The outer covering of your teeth, the enamel, is made mainly of the minerals calcium and phosphate. The enamel protects the interior layer of your teeth, the dentin, which is similar in composition to bone. Although it is the hardest substance in your body, the enamel is still vulnerable to attack.

Your mouth is normally full of saliva, which washes over your teeth and maintains a balance between acids and bases. The terms “acids” and “bases” refer to a scientific measurement, the pH scale. Your mouth's pH is usually in the middle of the scale — neither acidic nor basic, but neutral. This is important in controlling the bacteria in your mouth.

You may be surprised to know how many bacteria live in everyone's mouth. More bacteria live in a single mouth than the number of people who have ever lived on earth. Some of these bacteria can cause tooth decay. Let's call them “bad bacteria.”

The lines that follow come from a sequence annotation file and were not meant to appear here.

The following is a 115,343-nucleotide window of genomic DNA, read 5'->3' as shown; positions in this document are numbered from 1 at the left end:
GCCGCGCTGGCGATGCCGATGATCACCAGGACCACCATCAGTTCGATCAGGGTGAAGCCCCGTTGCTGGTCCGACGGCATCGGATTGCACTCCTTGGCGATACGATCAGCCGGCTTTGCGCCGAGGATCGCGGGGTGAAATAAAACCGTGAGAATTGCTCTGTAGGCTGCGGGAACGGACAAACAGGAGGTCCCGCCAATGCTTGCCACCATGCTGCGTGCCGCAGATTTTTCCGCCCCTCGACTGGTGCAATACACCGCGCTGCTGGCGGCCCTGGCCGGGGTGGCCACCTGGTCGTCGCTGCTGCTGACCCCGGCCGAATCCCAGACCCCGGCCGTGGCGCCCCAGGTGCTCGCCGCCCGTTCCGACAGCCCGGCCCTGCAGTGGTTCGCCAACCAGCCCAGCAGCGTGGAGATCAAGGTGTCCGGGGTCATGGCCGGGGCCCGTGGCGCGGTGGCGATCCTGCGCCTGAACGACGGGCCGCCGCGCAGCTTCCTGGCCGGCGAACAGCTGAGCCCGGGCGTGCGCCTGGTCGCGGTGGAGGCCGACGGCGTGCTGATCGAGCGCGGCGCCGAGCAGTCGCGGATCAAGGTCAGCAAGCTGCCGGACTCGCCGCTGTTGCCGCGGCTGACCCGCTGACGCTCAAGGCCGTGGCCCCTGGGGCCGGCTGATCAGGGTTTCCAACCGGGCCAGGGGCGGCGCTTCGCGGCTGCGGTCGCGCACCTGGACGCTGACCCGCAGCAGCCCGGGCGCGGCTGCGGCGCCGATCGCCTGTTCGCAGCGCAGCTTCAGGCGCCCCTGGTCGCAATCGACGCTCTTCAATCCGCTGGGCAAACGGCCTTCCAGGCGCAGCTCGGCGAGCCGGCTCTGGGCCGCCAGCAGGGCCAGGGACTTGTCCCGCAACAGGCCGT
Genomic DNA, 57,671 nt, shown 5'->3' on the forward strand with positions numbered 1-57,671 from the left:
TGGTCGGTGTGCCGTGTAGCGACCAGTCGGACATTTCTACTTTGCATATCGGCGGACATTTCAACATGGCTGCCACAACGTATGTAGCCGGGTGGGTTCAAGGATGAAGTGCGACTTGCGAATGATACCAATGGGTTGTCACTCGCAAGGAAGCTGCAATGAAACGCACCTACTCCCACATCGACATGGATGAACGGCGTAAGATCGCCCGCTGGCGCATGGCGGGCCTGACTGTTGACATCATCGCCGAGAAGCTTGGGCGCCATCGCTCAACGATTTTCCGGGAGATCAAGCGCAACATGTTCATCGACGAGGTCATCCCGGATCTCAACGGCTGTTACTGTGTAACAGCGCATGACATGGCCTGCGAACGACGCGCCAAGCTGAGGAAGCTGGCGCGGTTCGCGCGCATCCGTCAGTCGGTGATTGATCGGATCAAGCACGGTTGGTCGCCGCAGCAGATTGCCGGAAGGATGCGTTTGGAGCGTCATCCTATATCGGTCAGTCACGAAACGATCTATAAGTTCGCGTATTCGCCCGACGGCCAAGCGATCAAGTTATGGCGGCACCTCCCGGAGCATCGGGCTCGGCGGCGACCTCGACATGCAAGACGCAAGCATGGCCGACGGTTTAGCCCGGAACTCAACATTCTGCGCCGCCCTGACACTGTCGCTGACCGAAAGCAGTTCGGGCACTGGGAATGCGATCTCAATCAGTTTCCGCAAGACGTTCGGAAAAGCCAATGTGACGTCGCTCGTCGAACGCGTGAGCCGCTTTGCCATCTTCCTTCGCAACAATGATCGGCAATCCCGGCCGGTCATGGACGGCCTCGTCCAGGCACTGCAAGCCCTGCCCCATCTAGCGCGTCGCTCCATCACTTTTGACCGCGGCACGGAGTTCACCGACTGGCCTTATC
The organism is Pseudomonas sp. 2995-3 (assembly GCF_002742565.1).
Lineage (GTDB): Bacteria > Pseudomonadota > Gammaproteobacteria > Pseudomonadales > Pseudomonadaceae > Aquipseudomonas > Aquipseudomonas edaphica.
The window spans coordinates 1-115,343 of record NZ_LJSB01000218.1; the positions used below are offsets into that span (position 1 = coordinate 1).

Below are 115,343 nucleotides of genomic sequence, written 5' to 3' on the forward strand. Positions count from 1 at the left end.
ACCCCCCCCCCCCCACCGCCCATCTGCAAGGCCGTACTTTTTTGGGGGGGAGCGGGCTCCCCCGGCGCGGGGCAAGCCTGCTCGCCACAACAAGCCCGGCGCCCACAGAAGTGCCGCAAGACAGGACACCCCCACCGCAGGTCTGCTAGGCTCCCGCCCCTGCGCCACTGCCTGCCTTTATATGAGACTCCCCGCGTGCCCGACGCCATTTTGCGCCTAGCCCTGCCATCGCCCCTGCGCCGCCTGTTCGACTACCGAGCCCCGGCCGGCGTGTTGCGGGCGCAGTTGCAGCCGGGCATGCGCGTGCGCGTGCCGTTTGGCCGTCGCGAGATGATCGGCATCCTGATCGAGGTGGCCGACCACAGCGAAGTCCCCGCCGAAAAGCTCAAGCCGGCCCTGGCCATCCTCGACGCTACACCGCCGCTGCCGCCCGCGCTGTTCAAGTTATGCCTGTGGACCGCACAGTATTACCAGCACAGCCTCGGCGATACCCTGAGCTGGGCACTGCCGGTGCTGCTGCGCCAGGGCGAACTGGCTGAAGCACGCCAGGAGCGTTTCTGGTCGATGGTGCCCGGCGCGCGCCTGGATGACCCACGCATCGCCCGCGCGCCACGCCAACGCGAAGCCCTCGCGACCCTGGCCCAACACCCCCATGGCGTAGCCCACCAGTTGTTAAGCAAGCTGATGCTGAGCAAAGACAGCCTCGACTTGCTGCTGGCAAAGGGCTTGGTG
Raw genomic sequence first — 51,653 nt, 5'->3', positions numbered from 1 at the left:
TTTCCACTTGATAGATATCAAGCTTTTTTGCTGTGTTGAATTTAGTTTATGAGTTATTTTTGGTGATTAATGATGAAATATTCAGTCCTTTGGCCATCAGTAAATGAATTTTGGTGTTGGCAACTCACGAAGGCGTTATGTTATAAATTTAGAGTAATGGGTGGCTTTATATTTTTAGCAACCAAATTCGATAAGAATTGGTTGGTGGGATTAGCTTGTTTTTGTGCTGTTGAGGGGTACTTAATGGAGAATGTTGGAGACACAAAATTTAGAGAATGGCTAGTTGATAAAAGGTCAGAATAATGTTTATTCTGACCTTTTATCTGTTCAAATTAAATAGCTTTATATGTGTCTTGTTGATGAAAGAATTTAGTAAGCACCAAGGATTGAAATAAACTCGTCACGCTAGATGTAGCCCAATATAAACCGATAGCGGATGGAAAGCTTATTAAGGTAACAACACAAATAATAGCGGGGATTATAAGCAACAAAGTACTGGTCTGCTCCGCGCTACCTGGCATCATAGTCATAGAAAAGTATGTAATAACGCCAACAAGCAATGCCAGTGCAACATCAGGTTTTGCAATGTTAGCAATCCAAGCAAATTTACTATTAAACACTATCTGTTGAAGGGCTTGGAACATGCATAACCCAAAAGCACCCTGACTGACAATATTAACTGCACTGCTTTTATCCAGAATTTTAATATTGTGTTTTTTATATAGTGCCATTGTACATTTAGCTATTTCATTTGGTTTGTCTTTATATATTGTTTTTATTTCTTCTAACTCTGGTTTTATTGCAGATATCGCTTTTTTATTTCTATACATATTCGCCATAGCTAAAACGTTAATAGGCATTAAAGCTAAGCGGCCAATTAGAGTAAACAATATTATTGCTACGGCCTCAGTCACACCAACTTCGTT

When the bad bacteria attach themselves to dental plaque — a film that builds up on your teeth every day — they begin to consume sugars that are in your mouth from foods that you have eaten. As the bacteria break down these sugars and turn them into energy, acid is produced as a by-product. This turns the saliva from neutral to acidic.

At a certain level of acidity, minerals in your enamel start to dissolve. This is called “de-mineralization.” It means that more calcium and phosphate are leaving the tooth's surface than are entering it. Early de-mineralization of the enamel shows up as white spots on a tooth.

Fortunately, healthy saliva can return calcium and phosphate to the enamel, or re-mineralize it. De-mineralization and opposing re-mineralization are constantly battling in your mouth. However, if too much enamel is de-mineralized, bacterial acid can go on to attack the next layer of your teeth, the dentin. As this process continues, you develop a dental cavity.

How can you protect your teeth? The first level of defense is regular removal of plaque, so that the bad bacteria do not get a foothold. In an office visit we may also recommend products such as sealants, antibacterial agents, topical fluoride, calcium and phosphate supplements, pH neutralizers, special toothpaste and rinses, which may help your particular situation.

Contact us today to schedule an appointment to discuss your questions about tooth decay. You can learn more by reading the Dear Doctor magazine article “Tooth Decay — The World's Oldest & Widespread Disease.”